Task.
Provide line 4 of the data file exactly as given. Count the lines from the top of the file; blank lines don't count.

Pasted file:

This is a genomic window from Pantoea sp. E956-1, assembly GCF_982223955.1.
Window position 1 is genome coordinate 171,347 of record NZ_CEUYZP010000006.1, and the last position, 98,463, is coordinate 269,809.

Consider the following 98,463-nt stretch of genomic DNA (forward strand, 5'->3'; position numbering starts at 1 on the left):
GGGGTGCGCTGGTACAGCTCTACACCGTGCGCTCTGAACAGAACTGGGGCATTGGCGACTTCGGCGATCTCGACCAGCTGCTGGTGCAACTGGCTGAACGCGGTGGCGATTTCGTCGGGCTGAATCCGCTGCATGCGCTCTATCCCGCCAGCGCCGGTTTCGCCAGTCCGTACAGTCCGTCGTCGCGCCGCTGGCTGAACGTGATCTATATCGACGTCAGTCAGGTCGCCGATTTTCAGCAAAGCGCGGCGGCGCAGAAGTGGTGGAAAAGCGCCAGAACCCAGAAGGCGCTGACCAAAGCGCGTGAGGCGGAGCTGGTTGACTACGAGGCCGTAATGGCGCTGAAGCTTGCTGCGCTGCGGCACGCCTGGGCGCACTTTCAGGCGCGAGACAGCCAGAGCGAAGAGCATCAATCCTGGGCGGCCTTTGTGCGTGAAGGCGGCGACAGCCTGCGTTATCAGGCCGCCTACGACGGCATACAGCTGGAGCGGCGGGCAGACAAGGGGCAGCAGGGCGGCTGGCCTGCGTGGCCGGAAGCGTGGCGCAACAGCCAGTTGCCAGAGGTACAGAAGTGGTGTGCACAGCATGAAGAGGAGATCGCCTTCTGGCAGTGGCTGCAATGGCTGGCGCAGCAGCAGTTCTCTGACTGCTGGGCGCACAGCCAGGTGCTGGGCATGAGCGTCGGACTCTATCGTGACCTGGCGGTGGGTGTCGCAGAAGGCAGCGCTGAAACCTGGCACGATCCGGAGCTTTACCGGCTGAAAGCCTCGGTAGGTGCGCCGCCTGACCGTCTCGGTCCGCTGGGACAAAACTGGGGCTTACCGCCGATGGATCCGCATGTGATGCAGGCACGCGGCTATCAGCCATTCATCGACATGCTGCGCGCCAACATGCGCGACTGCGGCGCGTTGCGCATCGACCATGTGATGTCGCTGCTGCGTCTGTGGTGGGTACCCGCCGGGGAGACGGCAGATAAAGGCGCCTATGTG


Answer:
GGGGTGCGCTGGTACAGCTCTACACCGTGCGCTCTGAACAGAACTGGGGCATTGGCGACTTCGGCGATCTCGACCAGCTGCTGGTGCAACTGGCTGAACGCGGTGGCGATTTCGTCGGGCTGAATCCGCTGCATGCGCTCTATCCCGCCAGCGCCGGTTTCGCCAGTCCGTACAGTCCGTCGTCGCGCCGCTGGCTGAACGTGATCTATATCGACGTCAGTCAGGTCGCCGATTTTCAGCAAAGCGCGGCGGCGCAGAAGTGGTGGAAAAGCGCCAGAACCCAGAAGGCGCTGACCAAAGCGCGTGAGGCGGAGCTGGTTGACTACGAGGCCGTAATGGCGCTGAAGCTTGCTGCGCTGCGGCACGCCTGGGCGCACTTTCAGGCGCGAGACAGCCAGAGCGAAGAGCATCAATCCTGGGCGGCCTTTGTGCGTGAAGGCGGCGACAGCCTGCGTTATCAGGCCGCCTACGACGGCATACAGCTGGAGCGGCGGGCAGACAAGGGGCAGCAGGGCGGCTGGCCTGCGTGGCCGGAAGCGTGGCGCAACAGCCAGTTGCCAGAGGTACAGAAGTGGTGTGCACAGCATGAAGAGGAGATCGCCTTCTGGCAGTGGCTGCAATGGCTGGCGCAGCAGCAGTTCTCTGACTGCTGGGCGCACAGCCAGGTGCTGGGCATGAGCGTCGGACTCTATCGTGACCTGGCGGTGGGTGTCGCAGAAGGCAGCGCTGAAACCTGGCACGATCCGGAGCTTTACCGGCTGAAAGCCTCGGTAGGTGCGCCGCCTGACCGTCTCGGTCCGCTGGGACAAAACTGGGGCTTACCGCCGATGGATCCGCATGTGATGCAGGCACGCGGCTATCAGCCATTCATCGACATGCTGCGCGCCAACATGCGCGACTGCGGCGCGTTGCGCATCGACCATGTGATGTCGCTGCTGCGTCTGTGGTGGGTACCCGCCGGGGAGACGGCAGATAAAGGCGCCTATGTG